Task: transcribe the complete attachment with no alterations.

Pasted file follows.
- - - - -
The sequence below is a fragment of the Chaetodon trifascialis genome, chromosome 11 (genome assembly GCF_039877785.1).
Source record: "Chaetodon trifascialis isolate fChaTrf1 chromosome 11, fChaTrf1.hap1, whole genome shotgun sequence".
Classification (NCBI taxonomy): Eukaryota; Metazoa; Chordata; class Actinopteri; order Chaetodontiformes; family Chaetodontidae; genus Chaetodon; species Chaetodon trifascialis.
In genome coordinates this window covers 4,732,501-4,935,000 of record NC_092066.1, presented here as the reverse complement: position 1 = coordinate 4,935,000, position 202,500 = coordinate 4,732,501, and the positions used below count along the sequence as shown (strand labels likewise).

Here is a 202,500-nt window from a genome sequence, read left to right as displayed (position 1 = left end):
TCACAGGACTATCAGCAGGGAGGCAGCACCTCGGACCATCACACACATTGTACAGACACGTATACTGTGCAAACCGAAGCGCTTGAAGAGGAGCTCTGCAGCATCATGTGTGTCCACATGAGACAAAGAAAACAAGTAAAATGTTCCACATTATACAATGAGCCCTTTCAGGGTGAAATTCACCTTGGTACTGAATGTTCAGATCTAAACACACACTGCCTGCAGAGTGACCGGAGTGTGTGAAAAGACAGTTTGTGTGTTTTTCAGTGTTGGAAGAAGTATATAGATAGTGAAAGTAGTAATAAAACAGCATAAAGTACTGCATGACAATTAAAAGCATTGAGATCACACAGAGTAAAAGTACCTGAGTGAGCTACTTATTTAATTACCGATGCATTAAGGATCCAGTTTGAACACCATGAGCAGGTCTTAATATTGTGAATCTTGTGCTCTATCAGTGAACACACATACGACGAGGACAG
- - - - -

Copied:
The sequence below is a fragment of the Chaetodon trifascialis genome, chromosome 11 (genome assembly GCF_039877785.1).
Source record: "Chaetodon trifascialis isolate fChaTrf1 chromosome 11, fChaTrf1.hap1, whole genome shotgun sequence".
Classification (NCBI taxonomy): Eukaryota; Metazoa; Chordata; class Actinopteri; order Chaetodontiformes; family Chaetodontidae; genus Chaetodon; species Chaetodon trifascialis.
In genome coordinates this window covers 4,732,501-4,935,000 of record NC_092066.1, presented here as the reverse complement: position 1 = coordinate 4,935,000, position 202,500 = coordinate 4,732,501, and the positions used below count along the sequence as shown (strand labels likewise).

Here is a 202,500-nt window from a genome sequence, read left to right as displayed (position 1 = left end):
TCACAGGACTATCAGCAGGGAGGCAGCACCTCGGACCATCACACACATTGTACAGACACGTATACTGTGCAAACCGAAGCGCTTGAAGAGGAGCTCTGCAGCATCATGTGTGTCCACATGAGACAAAGAAAACAAGTAAAATGTTCCACATTATACAATGAGCCCTTTCAGGGTGAAATTCACCTTGGTACTGAATGTTCAGATCTAAACACACACTGCCTGCAGAGTGACCGGAGTGTGTGAAAAGACAGTTTGTGTGTTTTTCAGTGTTGGAAGAAGTATATAGATAGTGAAAGTAGTAATAAAACAGCATAAAGTACTGCATGACAATTAAAAGCATTGAGATCACACAGAGTAAAAGTACCTGAGTGAGCTACTTATTTAATTACCGATGCATTAAGGATCCAGTTTGAACACCATGAGCAGGTCTTAATATTGTGAATCTTGTGCTCTATCAGTGAACACACATACGACGAGGACAG